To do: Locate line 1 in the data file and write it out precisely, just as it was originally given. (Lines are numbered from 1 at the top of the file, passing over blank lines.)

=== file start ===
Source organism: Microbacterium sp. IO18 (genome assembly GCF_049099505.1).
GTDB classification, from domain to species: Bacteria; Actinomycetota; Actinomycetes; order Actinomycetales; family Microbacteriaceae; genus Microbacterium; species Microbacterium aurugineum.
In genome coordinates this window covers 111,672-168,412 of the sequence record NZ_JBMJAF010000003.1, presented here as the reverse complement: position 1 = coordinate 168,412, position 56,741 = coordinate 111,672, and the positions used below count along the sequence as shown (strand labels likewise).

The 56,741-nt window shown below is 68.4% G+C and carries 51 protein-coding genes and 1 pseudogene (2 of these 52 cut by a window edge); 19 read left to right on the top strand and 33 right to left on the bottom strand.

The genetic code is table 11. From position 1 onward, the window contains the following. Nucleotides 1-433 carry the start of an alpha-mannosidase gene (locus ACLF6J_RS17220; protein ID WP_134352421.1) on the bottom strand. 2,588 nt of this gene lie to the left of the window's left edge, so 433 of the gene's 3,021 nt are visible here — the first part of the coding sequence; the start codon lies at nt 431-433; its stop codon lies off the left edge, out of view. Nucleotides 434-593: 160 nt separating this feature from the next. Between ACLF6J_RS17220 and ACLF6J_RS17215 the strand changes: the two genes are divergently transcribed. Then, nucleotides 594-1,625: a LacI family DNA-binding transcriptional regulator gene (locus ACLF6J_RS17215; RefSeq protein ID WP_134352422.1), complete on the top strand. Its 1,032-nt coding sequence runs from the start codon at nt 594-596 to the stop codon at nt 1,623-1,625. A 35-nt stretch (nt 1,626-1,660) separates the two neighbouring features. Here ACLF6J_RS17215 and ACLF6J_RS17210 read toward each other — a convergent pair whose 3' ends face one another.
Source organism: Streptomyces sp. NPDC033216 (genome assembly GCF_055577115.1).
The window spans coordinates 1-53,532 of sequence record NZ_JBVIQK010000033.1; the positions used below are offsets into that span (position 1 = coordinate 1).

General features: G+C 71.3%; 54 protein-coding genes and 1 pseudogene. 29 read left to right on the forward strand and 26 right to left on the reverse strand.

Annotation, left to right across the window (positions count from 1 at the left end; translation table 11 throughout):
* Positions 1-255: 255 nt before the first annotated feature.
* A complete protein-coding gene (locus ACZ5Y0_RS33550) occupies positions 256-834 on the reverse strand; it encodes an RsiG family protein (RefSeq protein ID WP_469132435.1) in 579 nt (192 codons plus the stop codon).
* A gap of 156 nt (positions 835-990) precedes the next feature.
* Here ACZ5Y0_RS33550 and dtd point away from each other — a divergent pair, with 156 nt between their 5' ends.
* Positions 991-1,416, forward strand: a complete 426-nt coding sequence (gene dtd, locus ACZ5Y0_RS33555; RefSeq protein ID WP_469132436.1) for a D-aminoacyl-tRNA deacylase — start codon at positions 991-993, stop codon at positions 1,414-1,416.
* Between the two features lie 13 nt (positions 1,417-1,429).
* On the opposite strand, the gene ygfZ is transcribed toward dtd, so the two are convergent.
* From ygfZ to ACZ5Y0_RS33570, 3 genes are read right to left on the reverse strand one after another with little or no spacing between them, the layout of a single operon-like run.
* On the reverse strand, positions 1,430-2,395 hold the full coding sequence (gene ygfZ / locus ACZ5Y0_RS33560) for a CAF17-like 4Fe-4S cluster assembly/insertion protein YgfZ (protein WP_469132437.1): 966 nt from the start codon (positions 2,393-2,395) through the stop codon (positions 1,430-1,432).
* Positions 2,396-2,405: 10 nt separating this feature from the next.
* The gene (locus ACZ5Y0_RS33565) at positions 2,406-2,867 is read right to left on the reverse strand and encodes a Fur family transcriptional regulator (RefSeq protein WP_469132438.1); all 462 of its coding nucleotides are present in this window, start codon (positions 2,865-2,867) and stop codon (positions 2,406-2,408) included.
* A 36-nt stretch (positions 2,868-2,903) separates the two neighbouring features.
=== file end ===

Source organism: Microbacterium sp. IO18 (genome assembly GCF_049099505.1).